13 October 2011

Using a private torrent to transfer large files over unreliable WAN links

Torrent files are almost always associated with pirated file transfer, but the technology is actually rather remarkable.  Torrent are extremely robust and handle disconnects and reconnects and slow connection really well. If you are, for instance, attempting to transfer a 1GB file into deep dark Africa over slow unreliable links this is a good option to use.

Required Software
My preferred torrent client has always been ĀµTorrent (meaning Micro Torrent) or as it more commonly referred to uTorrent.  It support everything you want it to do, including a web interface for managing your torrents.  Bandwidth throttling, schedules and thresholds.  Most importantly for this article, it has it own internal ability to be a torrent tracker.  This remove the requirement to have a public web tracker.

Download this great free tool from http://www.utorrent.com/

Configure uTtorrent as a tracker

Configure incoming listening port

From the file menu
  • Options
  • Preferences
  • Connection
  • Make a note of the port number that you specify. 
  • As a suggestion use port 443 as this would enable access through most firewalls
  • DO NOT check Randomize port for each start (you will see later why not)
  • Restart uTorrent (Also exit from the system tray icon)

Enable the Tracking ability
From the file menu
  • Options
  • Preferences
  • Select Advance
  • find bt.enable_tracker
  • Change the value from False to True
  • You now need to restart uTorrent - exit it from the system tray to ensure it closes completely

Additional Optional Settings
One of the best things about uTorrent and most other torrent clients is the ability to set limits.  Check out the options under Bandwidth, Transfer Cap, Queuing and Scheduler.

Establish what your external IP address is
You will need to know your external internet IP address to host or track the torrent file.  The quick and easy way is to visit http://whatismyip.org or http://whatismyip.com.  If you have a fixed external IP this is all you will need.

Most ADSL accounts however have a dynamic IP assigned by the ISP at each reconnect.  To work around this problem you can have a dynamic DNS entry registered by DynDNS.  The provide a free service that I have used in the past and have been very impressed by.  Check it out at http://dyn.com/dns/dyndns-free/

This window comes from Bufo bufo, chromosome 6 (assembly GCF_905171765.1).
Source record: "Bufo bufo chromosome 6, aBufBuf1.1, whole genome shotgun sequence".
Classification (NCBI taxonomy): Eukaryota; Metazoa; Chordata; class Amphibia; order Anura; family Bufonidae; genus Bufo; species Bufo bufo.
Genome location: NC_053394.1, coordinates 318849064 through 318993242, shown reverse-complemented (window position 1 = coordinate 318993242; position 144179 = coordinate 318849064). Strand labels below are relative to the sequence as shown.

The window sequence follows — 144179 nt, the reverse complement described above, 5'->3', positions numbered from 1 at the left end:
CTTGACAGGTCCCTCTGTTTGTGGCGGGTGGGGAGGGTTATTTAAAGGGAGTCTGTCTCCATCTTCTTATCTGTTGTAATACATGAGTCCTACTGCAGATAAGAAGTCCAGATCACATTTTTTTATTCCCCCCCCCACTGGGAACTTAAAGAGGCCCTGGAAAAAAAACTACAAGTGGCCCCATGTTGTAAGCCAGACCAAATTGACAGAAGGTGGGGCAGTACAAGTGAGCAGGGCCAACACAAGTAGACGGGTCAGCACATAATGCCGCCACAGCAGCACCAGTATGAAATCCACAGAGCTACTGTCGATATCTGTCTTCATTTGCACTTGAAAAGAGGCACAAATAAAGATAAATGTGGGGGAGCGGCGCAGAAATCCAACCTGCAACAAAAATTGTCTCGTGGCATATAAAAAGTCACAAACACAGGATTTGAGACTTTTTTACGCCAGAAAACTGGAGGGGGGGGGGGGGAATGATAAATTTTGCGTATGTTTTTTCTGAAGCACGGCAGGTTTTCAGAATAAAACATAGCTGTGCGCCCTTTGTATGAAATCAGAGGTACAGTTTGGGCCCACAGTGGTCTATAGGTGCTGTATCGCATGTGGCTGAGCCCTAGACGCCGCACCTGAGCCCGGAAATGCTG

Creating a torrent file
From the file menu
  • Create new torrent
  • Add your source directory or file
  • Under trackers - delete the defaults - add your details you collected earlier in the format http://your_ip_address:your_listening_port/announce
  • Check Start seeding to make it available right away
  • Check Private torrent to make it private
  • Create and save as..
This will now produce the "very small" torrent file

Distribute and download the torrent
The torrent file created in the step above can now be distributed in any number of ways including emailing it.

You need to have uTorrent install on the client side with the relevant firewall access allowed.
  • Open the torrent file
  • Specify where to save it 
  • Check the Start Torrent Box
  • OK
The torrent should now be downloading.  once complete it should switch status from Downloading to Seeding.

At this point you can even stop seeing from the original tracking host and all subsequent download will be from peer machines that are seeding.  The more peers you have the greater the availability will be and therefore the more robust it would be against any single peer becoming unavailable, this could be because of any number of reasons, including scheduled or transfer caps.

If you create the torrent and seeding it should start downloading and seeding it right away.  If it does not there is a problem.

  • You must set the incoming port before you enable bt.enable_tracker.  If you need to change the listening port, set it back to false.  Change the listening port then re-enable it.  Restarting after each step.
  • If there is a problem with the listening port you will see a red warning in the bottom right corner of the main screen.
  • The file needs to be seeded from a location with correct NTFS security try adding the file from the c:\ drive as a test.
  • Check firewall access on both the seeing and downloading machines to ensure ports are open.

Torrents might be considered "the naughty file type", but it can be used to overcome certain transfer problems.  It is simple, free and robust.  Since torrent clients are available for almost any OS this is also a great way to transfer between disparate OS types.

And now there is one more legitimate torrent file, other than downloading yet another Linux distribution...

More on using torrents

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David Warner said...
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